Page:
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Marine Life & Conservation

Giant Manta listed as Endangered

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The conservation status of the giant (or oceanic) manta ray (Mobula birostris) has been uplisted today to Endangered on the International Union for the Conservation of Nature (IUCN) Red List of Threatened Species. An endangered listing is reserved for species with grave conservation concerns. Today’s announcement serves to confirm what we have long suspected – this gentle marine giant is finding it hard to cope with intensifying anthropogenic pressures around the globe. The giant manta ray now joins over 16,000 endangered species to be assessed with this serious threat level. At this stage, 30% of sharks and rays are now threatened with extinction.

The announcement marks the end of a devastating two decades for this species. Targeted for their gill plates – which they use to filter feed on small zooplankton from the water column – the unrelenting and increasing demand for their body parts has fueled both existing and emerging target fisheries. The relatively new Asian-based trade seems to be impacting the giant manta more than other species of manta ray, with the unsustainable harvesting decimating their populations across the globe.

Giant mantas in a marketplace in Indonesia; Photo by Dr. Andrea Marshall

Dr. Andrea Marshall, co-founder of the Marine Megafauna Foundation (MMF), who lead-authored this newest assessment for the IUCN, has been involved in their assessments since 2003. “The giant manta ray is a classic example of a species that is quickly succumbing to human-induced pressures. When we first assessed manta rays in 2003 there simply was not enough information on the species to determine their conservation status and they were listed as ‘Data Deficient’, but on each of the subsequent assessments, their conservation status increased steadily from Near-Threatened, to Vulnerable and now to Endangered. Their current status is a direct result of unsustainable pressure from fishing, which now threatens to destabilize their populations across the globe.”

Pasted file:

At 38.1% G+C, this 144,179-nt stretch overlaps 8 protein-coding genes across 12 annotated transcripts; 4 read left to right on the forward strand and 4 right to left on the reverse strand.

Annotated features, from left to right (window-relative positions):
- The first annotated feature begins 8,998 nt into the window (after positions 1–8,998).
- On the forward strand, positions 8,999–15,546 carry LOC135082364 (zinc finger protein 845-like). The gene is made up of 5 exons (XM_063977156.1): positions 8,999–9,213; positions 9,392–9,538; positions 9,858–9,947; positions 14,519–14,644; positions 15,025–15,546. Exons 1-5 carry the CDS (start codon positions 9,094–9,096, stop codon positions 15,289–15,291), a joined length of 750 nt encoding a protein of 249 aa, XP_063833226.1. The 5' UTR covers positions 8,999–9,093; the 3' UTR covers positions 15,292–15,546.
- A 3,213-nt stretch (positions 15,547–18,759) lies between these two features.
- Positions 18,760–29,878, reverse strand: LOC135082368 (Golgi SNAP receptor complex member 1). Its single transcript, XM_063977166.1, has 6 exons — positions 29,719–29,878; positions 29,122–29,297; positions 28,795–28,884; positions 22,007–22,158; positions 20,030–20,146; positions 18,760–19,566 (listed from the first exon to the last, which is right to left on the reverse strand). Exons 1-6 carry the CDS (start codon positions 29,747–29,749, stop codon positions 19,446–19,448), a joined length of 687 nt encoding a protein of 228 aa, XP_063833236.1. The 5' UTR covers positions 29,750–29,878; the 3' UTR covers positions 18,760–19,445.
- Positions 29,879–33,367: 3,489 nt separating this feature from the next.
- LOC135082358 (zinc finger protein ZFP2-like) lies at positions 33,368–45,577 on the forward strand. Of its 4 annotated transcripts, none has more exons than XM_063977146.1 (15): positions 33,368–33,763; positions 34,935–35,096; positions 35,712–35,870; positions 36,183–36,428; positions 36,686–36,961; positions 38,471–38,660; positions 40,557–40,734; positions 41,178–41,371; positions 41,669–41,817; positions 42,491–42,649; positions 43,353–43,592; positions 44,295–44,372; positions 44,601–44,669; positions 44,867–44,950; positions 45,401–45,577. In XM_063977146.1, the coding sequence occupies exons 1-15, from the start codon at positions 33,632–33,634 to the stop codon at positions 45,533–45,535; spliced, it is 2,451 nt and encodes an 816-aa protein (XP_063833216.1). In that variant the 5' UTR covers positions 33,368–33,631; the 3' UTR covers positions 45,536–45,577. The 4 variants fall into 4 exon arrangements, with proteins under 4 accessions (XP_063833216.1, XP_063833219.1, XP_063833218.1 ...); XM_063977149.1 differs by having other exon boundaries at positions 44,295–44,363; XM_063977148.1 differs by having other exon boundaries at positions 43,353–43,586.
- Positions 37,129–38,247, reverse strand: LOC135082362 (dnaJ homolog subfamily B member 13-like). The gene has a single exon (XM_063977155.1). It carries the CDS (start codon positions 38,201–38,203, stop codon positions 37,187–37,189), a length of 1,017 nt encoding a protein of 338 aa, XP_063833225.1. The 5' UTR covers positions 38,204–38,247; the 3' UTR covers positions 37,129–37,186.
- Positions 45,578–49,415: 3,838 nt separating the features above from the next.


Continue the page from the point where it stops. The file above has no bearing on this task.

To curb the burgeoning trade in their body parts to Asia and to encourage more comprehensive conservation strategies for their populations around the world, the giant manta ray was listed on two of the most important global conservation treaties, the Convention on Migratory Species (CMS) in 2011 and the Convention on the International Trade in Endangered Species (CITES) in 2013.

Sadly, their numbers have continued to decline. “Manta rays simply cannot withstand such pressures on their populations,” Dr. Marshall explains. “They have an extremely conservative reproductive strategy. They reach sexual maturity relatively late in life, they give birth to a single offspring every few years in the wild, they do not look after or defend their young and the offspring themselves are vulnerable when they are small and may not survive. In other words, as a species, they simply cannot reproduce fast enough to build back their numbers once they are depleted.”

This iconic species is not only extremely important from an ecological perspective, giant mantas also provide vast economic benefits to tourism industries around the world. “Interactions with manta rays are highly sought after by dive and snorkel tourists globally and contribute millions of dollars to tourism economies each year, particularly in developing nations. At this pivotal time, recognizing their economic value may help to encourage the protection of this enigmatic and now endangered species” explained Dr. Stephanie Venables, a Senior Scientist and manta ray expert at MMF.